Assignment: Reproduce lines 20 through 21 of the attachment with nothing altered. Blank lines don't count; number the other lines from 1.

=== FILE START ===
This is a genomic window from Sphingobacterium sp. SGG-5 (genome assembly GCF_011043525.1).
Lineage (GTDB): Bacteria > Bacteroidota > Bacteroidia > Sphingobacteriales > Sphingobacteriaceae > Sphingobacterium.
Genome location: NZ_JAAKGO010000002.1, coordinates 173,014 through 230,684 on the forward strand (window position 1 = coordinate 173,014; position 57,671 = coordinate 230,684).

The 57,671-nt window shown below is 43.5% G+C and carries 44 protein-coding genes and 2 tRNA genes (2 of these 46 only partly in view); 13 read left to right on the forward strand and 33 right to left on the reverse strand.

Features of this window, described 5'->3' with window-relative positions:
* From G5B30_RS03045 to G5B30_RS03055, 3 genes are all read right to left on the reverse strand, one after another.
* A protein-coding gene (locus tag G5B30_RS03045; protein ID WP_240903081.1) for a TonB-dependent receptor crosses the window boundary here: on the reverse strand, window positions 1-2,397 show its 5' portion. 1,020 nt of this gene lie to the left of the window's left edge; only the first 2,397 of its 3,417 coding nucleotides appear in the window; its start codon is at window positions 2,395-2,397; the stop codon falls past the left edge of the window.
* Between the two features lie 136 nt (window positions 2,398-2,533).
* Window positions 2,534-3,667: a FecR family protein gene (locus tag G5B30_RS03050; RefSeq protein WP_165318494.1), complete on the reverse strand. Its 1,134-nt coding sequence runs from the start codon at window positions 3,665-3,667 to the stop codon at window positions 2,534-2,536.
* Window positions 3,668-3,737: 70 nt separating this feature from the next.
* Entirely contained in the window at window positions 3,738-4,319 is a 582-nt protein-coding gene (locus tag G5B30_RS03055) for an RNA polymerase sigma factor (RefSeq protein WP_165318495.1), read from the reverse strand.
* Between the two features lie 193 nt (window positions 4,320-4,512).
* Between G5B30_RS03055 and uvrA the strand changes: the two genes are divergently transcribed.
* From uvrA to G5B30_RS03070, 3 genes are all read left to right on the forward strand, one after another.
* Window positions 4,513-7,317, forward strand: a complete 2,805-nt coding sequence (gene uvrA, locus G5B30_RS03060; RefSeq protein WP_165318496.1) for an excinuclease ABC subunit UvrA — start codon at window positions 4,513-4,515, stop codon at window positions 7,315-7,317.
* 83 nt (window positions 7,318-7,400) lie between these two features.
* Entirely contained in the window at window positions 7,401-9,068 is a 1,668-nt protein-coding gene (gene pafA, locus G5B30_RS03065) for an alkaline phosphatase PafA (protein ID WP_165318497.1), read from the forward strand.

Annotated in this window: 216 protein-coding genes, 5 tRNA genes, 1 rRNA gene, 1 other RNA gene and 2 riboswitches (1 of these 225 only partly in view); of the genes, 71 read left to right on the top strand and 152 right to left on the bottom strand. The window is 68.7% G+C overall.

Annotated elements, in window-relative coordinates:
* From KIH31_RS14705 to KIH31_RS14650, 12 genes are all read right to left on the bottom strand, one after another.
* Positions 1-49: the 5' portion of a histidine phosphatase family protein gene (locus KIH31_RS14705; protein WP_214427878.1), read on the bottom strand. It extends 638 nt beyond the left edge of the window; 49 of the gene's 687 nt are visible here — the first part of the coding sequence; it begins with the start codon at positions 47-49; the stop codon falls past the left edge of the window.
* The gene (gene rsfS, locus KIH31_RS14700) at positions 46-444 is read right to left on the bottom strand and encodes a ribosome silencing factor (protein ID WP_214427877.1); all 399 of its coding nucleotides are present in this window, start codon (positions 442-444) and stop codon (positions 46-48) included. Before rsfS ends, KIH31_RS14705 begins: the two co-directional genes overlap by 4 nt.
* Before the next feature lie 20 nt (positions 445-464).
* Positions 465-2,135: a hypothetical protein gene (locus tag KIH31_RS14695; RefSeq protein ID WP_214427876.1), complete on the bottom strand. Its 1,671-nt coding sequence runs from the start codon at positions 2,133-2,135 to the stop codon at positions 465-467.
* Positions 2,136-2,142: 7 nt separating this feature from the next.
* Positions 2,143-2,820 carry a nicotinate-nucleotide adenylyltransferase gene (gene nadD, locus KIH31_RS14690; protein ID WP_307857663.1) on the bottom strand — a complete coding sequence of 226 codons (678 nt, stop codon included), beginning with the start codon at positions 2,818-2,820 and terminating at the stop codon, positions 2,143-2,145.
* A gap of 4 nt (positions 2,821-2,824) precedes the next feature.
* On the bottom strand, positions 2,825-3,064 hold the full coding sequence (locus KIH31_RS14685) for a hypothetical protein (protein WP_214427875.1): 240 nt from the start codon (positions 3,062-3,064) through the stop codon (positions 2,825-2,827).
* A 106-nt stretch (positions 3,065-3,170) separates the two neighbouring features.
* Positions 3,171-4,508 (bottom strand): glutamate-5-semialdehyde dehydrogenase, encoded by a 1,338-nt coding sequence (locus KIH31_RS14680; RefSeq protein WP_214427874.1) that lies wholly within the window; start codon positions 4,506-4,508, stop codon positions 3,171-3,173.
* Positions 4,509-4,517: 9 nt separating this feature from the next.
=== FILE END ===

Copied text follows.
* From KIH31_RS14705 to KIH31_RS14650, 12 genes are all read right to left on the bottom strand, one after another.
* Positions 1-49: the 5' portion of a histidine phosphatase family protein gene (locus KIH31_RS14705; protein WP_214427878.1), read on the bottom strand. It extends 638 nt beyond the left edge of the window; 49 of the gene's 687 nt are visible here — the first part of the coding sequence; it begins with the start codon at positions 47-49; the stop codon falls past the left edge of the window.